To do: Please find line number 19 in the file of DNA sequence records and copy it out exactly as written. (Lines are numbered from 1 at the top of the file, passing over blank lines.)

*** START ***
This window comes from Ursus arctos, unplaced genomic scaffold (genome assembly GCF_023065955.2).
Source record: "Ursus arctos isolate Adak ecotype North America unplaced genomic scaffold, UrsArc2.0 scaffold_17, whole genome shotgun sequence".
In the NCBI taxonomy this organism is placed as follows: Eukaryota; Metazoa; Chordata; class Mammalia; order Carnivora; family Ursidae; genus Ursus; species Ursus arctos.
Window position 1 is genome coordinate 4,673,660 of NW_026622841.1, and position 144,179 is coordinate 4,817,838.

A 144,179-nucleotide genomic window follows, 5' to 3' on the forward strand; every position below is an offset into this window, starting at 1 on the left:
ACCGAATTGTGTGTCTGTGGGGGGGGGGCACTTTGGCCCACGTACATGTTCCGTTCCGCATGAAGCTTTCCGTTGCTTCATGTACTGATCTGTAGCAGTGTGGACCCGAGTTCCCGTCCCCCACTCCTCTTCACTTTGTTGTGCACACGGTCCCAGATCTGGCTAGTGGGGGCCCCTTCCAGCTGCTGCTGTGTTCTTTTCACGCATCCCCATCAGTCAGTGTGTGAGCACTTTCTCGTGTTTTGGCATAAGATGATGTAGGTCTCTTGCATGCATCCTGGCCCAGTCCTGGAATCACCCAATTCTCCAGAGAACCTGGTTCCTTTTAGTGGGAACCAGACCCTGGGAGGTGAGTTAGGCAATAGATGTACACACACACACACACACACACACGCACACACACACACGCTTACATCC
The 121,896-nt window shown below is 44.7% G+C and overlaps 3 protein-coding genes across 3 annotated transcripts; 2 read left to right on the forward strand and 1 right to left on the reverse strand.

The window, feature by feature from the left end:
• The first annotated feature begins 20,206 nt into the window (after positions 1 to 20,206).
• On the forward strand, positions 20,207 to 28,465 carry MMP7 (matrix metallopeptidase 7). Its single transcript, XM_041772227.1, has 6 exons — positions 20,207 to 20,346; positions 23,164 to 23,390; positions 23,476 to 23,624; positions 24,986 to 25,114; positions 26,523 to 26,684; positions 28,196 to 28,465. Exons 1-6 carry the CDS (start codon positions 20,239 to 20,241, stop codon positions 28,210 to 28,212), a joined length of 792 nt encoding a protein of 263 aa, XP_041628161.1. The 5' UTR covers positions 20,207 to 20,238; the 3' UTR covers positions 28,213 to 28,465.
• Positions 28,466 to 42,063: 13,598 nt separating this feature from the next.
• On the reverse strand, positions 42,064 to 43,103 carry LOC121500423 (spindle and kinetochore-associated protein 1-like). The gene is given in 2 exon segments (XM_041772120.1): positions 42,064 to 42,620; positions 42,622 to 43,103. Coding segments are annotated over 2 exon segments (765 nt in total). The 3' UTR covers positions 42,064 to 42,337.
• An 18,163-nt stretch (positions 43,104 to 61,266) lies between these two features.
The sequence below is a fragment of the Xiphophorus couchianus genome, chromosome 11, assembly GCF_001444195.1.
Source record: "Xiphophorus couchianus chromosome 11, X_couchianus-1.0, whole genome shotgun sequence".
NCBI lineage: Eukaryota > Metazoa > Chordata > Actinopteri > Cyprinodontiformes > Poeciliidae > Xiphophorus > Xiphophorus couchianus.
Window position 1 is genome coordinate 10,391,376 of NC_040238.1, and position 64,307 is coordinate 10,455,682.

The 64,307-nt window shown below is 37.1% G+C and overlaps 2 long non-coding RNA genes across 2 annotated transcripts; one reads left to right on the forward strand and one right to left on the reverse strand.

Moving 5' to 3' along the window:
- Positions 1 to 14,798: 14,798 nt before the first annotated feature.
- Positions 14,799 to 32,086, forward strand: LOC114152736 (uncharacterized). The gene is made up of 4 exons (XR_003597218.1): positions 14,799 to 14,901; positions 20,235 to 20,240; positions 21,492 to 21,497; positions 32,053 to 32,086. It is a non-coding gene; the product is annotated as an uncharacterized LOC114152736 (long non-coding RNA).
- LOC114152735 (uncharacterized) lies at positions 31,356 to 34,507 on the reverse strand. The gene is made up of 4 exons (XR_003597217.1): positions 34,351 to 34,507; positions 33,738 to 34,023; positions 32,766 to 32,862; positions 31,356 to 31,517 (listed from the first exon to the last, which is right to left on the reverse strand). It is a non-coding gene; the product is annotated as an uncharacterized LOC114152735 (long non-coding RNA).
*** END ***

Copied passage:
Moving 5' to 3' along the window: